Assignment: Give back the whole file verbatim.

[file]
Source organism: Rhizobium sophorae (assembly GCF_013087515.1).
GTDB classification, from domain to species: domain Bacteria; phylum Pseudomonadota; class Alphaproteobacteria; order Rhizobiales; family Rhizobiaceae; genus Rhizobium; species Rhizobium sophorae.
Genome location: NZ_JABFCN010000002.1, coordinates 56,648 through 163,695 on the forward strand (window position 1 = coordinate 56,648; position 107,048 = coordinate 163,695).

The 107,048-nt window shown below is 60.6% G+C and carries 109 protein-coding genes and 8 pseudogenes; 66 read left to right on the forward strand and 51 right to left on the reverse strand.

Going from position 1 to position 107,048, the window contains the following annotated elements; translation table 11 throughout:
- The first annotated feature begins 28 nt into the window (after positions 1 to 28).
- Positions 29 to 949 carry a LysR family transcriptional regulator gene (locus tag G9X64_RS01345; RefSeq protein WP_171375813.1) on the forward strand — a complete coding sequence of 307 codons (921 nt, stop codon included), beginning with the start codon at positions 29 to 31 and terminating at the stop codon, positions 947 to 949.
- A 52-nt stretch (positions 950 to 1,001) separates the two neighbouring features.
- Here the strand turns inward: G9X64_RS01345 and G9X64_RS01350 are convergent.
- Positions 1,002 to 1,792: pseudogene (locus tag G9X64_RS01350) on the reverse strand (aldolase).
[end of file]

Source organism: Rhizobium sophorae (assembly GCF_013087515.1).
GTDB classification, from domain to species: domain Bacteria; phylum Pseudomonadota; class Alphaproteobacteria; order Rhizobiales; family Rhizobiaceae; genus Rhizobium; species Rhizobium sophorae.
Genome location: NZ_JABFCN010000002.1, coordinates 56,648 through 163,695 on the forward strand (window position 1 = coordinate 56,648; position 107,048 = coordinate 163,695).

The 107,048-nt window shown below is 60.6% G+C and carries 109 protein-coding genes and 8 pseudogenes; 66 read left to right on the forward strand and 51 right to left on the reverse strand.

Going from position 1 to position 107,048, the window contains the following annotated elements; translation table 11 throughout:
- The first annotated feature begins 28 nt into the window (after positions 1 to 28).
- Positions 29 to 949 carry a LysR family transcriptional regulator gene (locus tag G9X64_RS01345; RefSeq protein WP_171375813.1) on the forward strand — a complete coding sequence of 307 codons (921 nt, stop codon included), beginning with the start codon at positions 29 to 31 and terminating at the stop codon, positions 947 to 949.
- A 52-nt stretch (positions 950 to 1,001) separates the two neighbouring features.
- Here the strand turns inward: G9X64_RS01345 and G9X64_RS01350 are convergent.
- Positions 1,002 to 1,792: pseudogene (locus tag G9X64_RS01350) on the reverse strand (aldolase).